Luncheon's statement on magistracy unfortunate
-Chief Justice
Stabroek News
February 7, 2002

Chief Justice Carl Singh says he considered the remarks by Head of the Presidential Secretariat, Dr Roger Luncheon, about members of the magistracy being corrupt, unfortunate as many magistrates were honest, dedicated and hardworking.

Justice Singh conceded that there had been complaints about magistrates which raised grave suspicions. But he said that they remained in the realm of suspicions as people were unwilling, for one reason or another, to become involved in an investigative process to establish the facts.

The Chief Justice's comments were in response to a statement by Luncheon, whom he described as a politician, at a press conference on Monday about the poor work ethic and corruption in the magistracy being related to inadequate remuneration.

About the recent re-assignments of magistrates, the Chief Justice explained there had been complaints against one or two of the magistrates whose performance had not been satisfactory. He said that they had not only been shifted but internal measures taken to deal with their performance.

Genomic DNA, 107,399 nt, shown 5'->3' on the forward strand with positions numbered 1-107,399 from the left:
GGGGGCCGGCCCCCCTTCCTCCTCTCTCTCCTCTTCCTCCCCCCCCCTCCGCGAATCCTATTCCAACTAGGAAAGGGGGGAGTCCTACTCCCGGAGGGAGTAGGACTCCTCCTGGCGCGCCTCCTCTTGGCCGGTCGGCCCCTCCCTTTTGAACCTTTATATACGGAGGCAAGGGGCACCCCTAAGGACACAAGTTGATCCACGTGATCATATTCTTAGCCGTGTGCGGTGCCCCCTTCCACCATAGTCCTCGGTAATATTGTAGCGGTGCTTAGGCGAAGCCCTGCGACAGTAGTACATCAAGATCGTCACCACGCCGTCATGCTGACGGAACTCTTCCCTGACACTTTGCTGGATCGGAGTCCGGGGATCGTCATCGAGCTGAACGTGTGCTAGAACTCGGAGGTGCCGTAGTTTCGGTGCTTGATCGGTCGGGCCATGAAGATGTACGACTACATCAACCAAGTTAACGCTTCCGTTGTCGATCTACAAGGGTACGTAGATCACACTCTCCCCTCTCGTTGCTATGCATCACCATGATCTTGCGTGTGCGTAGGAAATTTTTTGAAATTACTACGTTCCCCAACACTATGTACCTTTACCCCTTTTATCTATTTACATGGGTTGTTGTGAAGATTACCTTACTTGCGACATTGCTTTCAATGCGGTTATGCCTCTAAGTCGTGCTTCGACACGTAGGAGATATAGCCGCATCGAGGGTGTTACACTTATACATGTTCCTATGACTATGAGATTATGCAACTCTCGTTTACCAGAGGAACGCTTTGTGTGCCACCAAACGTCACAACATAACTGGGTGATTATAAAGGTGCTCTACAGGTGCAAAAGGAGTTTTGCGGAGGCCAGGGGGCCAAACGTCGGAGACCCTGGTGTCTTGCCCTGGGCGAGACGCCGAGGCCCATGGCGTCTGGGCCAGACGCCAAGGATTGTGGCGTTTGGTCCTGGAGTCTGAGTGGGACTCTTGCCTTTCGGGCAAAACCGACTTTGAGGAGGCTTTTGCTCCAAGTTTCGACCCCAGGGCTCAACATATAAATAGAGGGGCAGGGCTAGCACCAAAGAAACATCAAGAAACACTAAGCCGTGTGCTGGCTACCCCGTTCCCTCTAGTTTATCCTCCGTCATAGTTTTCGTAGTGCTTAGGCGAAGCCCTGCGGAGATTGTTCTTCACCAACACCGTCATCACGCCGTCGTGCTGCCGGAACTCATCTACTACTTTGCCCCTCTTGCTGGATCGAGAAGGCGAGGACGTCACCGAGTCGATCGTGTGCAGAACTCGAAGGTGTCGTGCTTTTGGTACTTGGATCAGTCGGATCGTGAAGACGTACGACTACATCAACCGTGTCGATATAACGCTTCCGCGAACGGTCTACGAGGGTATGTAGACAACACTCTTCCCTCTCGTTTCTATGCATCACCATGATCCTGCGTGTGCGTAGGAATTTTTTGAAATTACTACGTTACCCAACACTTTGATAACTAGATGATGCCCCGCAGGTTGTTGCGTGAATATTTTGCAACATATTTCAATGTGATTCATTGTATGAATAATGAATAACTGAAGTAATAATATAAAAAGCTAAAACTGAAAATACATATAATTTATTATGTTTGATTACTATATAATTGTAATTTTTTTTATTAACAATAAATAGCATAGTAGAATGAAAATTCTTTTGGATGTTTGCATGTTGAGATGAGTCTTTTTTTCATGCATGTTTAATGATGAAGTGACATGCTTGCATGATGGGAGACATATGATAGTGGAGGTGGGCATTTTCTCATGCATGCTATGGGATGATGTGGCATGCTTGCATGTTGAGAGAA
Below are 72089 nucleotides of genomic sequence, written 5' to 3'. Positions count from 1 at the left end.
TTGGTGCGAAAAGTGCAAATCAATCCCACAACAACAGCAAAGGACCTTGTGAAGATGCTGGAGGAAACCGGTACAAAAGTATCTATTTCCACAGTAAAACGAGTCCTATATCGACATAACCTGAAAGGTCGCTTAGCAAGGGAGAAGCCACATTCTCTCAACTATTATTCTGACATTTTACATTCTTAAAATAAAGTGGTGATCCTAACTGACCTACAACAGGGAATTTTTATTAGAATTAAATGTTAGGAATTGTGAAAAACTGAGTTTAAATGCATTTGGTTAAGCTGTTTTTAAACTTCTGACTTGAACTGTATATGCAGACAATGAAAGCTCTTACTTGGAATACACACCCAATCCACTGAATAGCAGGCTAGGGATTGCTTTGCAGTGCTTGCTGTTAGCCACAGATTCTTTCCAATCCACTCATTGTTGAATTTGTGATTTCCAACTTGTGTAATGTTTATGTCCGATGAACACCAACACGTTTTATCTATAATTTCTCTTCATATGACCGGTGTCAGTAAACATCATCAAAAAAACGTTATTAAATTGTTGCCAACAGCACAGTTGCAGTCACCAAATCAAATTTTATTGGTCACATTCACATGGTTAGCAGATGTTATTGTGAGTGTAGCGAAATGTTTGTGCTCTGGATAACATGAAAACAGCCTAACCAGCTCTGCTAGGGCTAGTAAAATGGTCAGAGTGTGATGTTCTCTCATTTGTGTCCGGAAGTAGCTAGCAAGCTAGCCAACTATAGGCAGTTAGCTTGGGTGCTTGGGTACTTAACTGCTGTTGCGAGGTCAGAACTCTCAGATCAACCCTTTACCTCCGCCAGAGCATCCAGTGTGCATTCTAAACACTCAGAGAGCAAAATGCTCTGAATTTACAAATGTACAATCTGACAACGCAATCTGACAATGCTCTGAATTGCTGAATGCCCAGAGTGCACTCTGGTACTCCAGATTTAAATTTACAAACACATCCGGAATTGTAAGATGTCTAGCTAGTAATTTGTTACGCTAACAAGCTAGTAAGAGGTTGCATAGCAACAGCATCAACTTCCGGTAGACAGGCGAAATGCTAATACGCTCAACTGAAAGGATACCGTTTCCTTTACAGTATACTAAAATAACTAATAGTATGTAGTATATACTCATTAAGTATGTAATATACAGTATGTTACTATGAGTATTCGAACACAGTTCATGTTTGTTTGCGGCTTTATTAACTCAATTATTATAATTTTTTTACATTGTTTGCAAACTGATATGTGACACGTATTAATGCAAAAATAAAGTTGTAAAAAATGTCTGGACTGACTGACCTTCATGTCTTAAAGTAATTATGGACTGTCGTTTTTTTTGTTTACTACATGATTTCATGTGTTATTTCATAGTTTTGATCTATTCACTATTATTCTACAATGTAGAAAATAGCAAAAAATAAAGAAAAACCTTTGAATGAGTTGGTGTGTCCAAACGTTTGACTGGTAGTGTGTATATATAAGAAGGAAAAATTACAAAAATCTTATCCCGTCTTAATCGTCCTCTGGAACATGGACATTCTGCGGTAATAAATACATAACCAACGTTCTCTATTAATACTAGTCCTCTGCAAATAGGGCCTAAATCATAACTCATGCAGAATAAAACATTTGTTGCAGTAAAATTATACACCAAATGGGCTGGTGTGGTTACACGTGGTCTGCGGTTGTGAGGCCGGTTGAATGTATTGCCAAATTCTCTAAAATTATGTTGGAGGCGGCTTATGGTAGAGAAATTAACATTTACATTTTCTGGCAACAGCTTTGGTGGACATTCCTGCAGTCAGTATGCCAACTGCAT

Asked if these magistrates had been put on notice, the Chief Justice observed that the magistrates were repeatedly put on notice that they "must be concerned about the public perception of the way they conduct their courts and the way they conduct themselves in public."

The Chief Justice said too that there was evidence of some "magistrates not giving a satisfactory day's work; of being on the bench while under the influence of alcohol; of being seen in dingy bars and rum shops when they should have been at work."

He said too that there was evidence of magistrates acting outside the jurisdiction given them by particular statutes. "In effect there is evidence of improper and irresponsible conduct on the part of certain magistrates but in the same breath I would like to say that there is to be found within the magistracy honest, dedicated and hardworking magistrates."